9 elections abroad to watch in 2012
9 elections abroad to watch in 2012
Before the U.S. holds its presidential election in November, voters (or party officials, in one case) around the world will have their chance to elect a new class of leaders. So whoever wins the White House will encounter a fresh challenge of personalities and policies in key countries, some U.S. allies, some not. Here are 9 foreign contests to watch:
1. VENEZUELA: October 7 — Could it be the end of the fiercely anti-U.S. ruler Hugo Chavez? The Venezuelan opposition has selected 39-year-old Henrique Capriles Radonski, the governor of the county’s second-largest state, as its standard bearer against Chavez, who has ruled Venezuela since 1999. Capriles defeated a staunch Chavez ally to win the governorship in 2008, but Chavez has both state media and an ability to release a torrent of government spending on his side.
2. EGYPT: May — An exact date for the vote hasn’t been set, but a government ministry announced it would be held by the end of May. (Elections were originally supposed to be held within six months of former President Hosni Mubarak’s downfall.) The results will be closely watched as concerns mount in the U.S. about the earlier successes of Egypt’s Islamic parties at the polls.
3. RUSSIA: March 4 — Although Vladmir Putin’s grip on Russia may have been weakened by protests in recent months, he’s still expected to handily win this race, taking the presidency back from his protege, Dmitry Medvedev. Putin’s ascendancy could further increase strains with the U.S.
4. MEXICO: July 1 — In a contest that could have implications for immigration and trade policies with America, Mexican President Felipe Calderon, whose war against the cartels has defined U.S.-Mexican relations for the past six years, is term-limited and can’t run for re-election. Calderon’s party, the National Action Party (PAN), is on track to lose power for the first time since 2000, likely to the PRI, whose nominee, Enrique Peña Nieto, told Univision in November that civil institutions need to start replacing the military in the war on the cartels. But if the PAN does hold on, the Mexican people will elect their first female president, current education minister Josefina Vázquez Mota.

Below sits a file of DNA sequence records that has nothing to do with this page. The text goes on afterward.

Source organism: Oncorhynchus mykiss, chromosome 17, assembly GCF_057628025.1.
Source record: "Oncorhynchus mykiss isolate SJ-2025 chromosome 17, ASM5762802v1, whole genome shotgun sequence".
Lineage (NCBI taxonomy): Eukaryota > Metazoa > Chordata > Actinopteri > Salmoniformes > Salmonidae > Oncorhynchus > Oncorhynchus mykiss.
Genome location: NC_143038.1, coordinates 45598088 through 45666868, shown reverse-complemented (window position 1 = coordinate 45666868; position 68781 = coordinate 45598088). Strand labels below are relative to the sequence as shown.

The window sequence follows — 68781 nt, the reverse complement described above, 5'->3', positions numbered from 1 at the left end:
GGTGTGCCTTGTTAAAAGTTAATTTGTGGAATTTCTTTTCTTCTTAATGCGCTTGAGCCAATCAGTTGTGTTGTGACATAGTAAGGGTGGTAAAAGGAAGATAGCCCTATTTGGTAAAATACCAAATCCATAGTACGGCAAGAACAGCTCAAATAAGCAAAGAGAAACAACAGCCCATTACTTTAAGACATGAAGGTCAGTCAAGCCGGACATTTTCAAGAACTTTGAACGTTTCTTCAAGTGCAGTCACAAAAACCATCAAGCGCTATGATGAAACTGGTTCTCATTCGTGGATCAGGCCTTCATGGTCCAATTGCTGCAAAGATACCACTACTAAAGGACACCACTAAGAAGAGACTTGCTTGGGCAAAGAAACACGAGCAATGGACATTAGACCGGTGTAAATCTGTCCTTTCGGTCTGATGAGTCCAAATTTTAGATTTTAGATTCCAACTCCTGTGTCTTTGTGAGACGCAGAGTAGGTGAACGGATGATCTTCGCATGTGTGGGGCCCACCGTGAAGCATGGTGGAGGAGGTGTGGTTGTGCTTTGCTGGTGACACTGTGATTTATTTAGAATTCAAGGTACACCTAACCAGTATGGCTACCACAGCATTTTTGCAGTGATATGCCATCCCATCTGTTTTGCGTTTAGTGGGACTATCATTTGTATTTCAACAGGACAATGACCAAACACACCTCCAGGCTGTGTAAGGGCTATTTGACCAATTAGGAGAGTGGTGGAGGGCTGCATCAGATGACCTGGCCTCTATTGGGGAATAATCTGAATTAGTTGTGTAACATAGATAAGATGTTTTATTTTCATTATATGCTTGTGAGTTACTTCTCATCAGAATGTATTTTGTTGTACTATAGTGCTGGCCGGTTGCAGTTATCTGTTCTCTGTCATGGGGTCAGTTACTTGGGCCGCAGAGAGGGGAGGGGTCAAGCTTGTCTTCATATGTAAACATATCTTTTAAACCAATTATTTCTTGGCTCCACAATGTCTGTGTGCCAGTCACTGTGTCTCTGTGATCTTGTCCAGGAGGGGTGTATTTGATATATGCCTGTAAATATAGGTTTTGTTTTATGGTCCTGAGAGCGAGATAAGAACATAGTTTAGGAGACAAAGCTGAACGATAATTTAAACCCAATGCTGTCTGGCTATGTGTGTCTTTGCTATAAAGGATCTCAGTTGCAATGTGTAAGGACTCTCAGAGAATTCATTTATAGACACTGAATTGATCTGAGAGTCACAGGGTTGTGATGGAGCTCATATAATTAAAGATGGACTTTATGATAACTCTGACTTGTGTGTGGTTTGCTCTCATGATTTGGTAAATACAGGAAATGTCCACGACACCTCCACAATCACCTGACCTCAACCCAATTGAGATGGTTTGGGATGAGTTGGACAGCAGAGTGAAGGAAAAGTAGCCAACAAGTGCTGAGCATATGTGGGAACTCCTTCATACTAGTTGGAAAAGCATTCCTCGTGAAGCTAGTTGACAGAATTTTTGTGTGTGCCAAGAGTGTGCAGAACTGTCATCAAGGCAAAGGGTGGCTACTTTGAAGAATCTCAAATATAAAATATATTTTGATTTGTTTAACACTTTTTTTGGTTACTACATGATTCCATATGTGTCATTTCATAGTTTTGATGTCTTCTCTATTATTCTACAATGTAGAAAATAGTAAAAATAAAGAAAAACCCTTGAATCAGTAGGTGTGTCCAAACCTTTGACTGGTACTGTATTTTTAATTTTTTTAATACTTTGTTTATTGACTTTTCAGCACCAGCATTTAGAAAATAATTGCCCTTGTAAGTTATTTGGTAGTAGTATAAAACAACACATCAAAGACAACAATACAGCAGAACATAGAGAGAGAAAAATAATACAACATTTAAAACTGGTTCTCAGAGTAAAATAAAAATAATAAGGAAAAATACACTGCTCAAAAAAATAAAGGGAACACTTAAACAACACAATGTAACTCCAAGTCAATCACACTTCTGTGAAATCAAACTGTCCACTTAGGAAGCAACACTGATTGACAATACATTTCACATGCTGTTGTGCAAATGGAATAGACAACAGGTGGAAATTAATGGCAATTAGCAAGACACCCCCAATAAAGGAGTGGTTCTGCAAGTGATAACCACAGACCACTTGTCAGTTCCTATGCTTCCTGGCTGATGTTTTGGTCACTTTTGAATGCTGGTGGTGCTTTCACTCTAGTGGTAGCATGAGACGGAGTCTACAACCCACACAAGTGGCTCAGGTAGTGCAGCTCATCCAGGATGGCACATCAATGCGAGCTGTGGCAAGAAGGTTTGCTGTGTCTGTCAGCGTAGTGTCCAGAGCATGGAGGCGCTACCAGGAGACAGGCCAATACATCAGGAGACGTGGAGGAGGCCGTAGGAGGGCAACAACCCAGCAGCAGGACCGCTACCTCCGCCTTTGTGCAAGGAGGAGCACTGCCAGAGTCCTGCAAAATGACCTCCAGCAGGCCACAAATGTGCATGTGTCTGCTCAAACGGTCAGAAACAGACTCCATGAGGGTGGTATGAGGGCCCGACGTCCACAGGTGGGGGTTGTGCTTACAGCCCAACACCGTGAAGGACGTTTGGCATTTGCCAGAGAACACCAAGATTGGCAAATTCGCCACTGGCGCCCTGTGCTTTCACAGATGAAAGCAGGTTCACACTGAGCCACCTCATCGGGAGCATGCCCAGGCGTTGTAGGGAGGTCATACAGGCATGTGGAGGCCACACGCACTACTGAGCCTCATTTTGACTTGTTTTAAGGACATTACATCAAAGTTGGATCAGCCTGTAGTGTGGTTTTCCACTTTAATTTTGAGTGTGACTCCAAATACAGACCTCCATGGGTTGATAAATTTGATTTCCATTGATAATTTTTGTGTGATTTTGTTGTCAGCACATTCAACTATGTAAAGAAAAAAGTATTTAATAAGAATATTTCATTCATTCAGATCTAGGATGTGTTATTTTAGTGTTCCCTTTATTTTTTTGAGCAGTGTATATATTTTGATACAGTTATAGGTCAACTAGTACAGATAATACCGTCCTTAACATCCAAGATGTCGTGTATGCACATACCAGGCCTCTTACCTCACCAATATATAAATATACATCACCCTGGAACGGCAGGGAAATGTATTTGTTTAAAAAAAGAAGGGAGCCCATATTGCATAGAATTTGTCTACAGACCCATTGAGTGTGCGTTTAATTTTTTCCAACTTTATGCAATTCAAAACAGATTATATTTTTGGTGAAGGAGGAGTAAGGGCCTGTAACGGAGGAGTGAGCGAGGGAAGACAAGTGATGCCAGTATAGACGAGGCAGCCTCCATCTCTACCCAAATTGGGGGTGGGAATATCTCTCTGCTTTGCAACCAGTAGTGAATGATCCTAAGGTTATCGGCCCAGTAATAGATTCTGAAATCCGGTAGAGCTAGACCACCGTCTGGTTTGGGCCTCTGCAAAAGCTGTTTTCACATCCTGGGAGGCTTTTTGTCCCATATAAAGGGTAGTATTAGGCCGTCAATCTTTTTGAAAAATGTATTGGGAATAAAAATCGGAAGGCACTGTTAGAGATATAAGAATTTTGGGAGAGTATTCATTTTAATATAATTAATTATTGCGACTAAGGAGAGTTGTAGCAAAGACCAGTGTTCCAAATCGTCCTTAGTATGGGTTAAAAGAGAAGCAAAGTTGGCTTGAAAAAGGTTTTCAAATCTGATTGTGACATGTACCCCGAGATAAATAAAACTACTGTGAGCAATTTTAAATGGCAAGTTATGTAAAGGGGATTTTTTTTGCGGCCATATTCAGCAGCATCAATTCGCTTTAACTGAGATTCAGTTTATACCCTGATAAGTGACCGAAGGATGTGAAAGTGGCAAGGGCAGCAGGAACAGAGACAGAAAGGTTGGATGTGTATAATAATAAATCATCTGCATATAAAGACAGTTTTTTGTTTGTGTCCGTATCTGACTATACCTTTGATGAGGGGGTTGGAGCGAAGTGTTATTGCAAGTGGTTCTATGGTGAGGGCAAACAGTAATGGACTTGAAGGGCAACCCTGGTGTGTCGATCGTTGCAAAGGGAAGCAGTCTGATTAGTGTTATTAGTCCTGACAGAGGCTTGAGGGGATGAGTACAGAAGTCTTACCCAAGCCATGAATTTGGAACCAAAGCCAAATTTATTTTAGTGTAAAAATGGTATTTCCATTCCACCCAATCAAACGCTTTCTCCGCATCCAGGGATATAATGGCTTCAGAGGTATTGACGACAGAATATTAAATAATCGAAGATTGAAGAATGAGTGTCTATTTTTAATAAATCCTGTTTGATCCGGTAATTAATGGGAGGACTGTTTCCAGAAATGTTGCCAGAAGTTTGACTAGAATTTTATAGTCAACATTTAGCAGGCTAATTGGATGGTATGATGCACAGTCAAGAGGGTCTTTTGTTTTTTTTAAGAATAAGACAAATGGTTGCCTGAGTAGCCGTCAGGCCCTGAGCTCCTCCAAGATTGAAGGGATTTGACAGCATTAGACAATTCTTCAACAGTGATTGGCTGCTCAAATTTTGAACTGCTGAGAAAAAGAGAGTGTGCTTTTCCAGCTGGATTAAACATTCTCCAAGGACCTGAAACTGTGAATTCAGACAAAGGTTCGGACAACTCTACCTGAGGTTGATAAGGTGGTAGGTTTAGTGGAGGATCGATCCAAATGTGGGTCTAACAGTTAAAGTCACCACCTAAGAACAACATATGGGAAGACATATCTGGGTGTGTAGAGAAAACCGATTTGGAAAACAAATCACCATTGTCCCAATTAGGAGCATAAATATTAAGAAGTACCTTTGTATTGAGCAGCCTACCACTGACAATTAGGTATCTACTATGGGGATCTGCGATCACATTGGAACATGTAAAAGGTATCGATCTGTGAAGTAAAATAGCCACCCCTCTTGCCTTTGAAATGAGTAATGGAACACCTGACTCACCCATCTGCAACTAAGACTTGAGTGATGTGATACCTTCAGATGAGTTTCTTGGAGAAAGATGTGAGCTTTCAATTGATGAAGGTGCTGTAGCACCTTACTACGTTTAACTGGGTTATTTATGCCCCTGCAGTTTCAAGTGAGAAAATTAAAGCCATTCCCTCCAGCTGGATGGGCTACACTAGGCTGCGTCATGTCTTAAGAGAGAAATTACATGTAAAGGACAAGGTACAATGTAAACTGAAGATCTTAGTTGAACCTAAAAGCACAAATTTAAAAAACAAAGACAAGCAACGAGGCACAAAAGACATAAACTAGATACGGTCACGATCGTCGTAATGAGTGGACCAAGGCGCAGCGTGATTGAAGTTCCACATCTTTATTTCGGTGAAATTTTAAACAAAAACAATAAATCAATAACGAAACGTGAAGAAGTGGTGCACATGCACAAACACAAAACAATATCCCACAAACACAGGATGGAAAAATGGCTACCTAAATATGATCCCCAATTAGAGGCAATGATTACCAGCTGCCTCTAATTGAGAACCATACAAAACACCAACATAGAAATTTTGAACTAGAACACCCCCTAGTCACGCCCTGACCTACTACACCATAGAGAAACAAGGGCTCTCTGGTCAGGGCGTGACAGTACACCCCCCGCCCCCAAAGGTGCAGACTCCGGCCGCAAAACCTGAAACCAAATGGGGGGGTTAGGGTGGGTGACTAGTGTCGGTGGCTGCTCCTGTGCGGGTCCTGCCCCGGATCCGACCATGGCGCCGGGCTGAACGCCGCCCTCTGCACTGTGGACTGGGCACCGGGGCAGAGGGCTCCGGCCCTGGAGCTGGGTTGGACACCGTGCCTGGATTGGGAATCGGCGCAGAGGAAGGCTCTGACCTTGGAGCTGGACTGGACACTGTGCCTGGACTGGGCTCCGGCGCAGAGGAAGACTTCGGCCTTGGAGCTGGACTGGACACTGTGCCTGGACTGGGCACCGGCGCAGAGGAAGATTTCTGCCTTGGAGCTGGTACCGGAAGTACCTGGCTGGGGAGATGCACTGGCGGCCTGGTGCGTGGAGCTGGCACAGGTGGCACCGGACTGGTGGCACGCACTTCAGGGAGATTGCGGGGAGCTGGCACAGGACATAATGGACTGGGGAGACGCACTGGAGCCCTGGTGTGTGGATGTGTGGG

5. FRANCE: April 22; runoff, May 6 — Through an unlikely partnership with German Chancellor Angela Merkel, French President Nicolas Sarkozy has been instrumental in the continent’s management of the Euro crisis. But polls show Sarkozy trailing his Socialist challenger, Francois Hollande, who has promised to roll back many of Sarkozy’s reforms. A Sarkozy loss would cost the U.S. an important ally.
6. CHINA: October — When China holds its party congress, President Hu Jintao and Premier Wen Jiabao will hand over power to Xi Jinping and Li Keqiang, respectively. Xi Jingping just spent several days in Washington, including meeting with President Barack Obama, as he prepares to take power.
7. LIBYA: before June 23 — The country’s first post-Qaddafi elections will select a 200-member council that will run the country for the next year and draft the nation’s constitution. Like the Egyptian elections, observers will place close attention to Libya as they assess the direction of the Arab Spring movement.
8. GREECE: April — As the ruling Panhellenic Socialist Movement (PAOSK) is forced to make round after round of austerity cuts to satisfy European creditors, its popularity has sunk to as low as 8 percent in one recent poll. There has been discussion of delaying the latest aid package to the country until after the elections, so an agreement can be reached with a new government.
9. SOUTH KOREA: December 12 — Incumbent Lee Myung-bak is term-limited, and a wide-open election is expected. The current frontrunner is Moon Jae-in, a 59-year-old lawyer who has advocated closer relations with North Korea, which is now run by a young and inexperienced leader, Kim Jong Un. Jae-in’s main rival is the conservative Park Geun-hye, the daughter of the country’s longtime military ruler, Park Chung-hee.